NRL great PAUL GALLEN appears on Nine’s 100% FOOTY every Monday night of the NRL season, debating rugby league’s hottest topics alongside Phil Gould and James Bracey. Tune in tonight at 9.45pm (AEST) as the build up to Sunday’s grand final gets underway!
When people talk about grand final week being a completely different beast it sometimes sounds like a cliché, but trust me when I tell you there’s plenty going on that can derail your preparation.
It is a beast. There’s so much expectation and so much media hype and that brings with it extra pressure but you’ve just got to accept it, it is what it is, and just get on with it.
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A lot of those distractions are external but probably the biggest thing that you don’t expect is some of the extra pressures that come from the people closest to you. They’re not trying to make life hard, but sometimes they get caught up in the excitement and can create extra stress that you don’t need.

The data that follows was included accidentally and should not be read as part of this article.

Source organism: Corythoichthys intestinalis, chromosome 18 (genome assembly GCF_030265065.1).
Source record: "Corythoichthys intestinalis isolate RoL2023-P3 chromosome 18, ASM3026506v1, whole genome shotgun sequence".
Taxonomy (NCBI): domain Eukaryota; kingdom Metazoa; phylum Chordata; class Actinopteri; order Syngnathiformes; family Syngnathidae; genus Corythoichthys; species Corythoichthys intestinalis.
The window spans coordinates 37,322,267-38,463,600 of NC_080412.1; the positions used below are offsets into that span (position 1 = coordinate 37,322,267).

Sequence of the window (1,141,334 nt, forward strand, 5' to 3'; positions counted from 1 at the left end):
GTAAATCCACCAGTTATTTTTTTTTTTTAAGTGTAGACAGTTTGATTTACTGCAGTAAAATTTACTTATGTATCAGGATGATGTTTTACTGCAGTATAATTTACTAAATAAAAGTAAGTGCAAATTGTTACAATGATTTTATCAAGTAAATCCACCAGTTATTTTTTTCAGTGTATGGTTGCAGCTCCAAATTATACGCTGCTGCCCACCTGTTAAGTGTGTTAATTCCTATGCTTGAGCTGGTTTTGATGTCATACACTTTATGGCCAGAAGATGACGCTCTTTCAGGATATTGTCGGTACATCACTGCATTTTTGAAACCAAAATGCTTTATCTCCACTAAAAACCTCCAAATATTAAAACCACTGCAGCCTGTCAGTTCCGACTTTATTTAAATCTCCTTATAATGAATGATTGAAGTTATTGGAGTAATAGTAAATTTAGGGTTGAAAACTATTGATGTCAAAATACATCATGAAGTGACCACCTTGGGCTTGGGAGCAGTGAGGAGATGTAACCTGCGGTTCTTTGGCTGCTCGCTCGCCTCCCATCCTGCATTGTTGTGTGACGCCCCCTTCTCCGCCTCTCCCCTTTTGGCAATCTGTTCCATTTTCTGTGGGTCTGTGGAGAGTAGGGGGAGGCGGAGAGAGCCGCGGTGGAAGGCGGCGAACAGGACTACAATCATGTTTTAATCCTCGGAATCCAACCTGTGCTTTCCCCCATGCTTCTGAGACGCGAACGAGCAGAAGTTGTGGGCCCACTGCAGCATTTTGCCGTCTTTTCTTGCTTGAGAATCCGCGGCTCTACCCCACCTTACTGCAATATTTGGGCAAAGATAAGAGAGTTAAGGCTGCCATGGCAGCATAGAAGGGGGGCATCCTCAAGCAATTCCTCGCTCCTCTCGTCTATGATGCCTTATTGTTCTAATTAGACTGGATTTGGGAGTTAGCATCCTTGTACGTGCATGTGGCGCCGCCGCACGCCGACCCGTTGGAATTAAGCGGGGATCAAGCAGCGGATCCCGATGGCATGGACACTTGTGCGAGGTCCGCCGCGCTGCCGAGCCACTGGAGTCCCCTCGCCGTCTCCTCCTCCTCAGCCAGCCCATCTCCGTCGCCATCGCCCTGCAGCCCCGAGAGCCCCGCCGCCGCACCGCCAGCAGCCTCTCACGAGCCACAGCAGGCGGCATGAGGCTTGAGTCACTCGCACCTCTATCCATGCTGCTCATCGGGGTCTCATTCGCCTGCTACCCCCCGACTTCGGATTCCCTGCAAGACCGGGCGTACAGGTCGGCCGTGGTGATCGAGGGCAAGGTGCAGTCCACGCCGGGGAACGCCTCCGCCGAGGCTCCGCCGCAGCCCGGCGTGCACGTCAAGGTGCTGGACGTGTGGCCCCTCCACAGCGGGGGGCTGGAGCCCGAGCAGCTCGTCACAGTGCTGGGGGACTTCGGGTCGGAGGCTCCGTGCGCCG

There’s so much excitement around the Eels because of their history. It’s a long time since they won a premiership, so everyone associated with the players and the club will want to be part of it.
I think the biggest problem for them, and I’m sure the club will be on top of this, but you don’t understand how many people pop out of the woodwork wanting tickets. Every family member and friend and their dog wants a ticket to the game and players get hassled. You haven’t heard from some of these relatives for three or four years and suddenly they’re ringing you for tickets. That can be a pain in the arse.
You want to help everyone out. You want everyone to be there. You don’t want to be letting anyone down, so you’ve got to have a good support system around you, that’s really important for the players.
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Whether it’s your wife or your partner or a best friend, or someone really close to you that can just take that burden off you. I was lucky, I had my wife Anne, and she did it for me.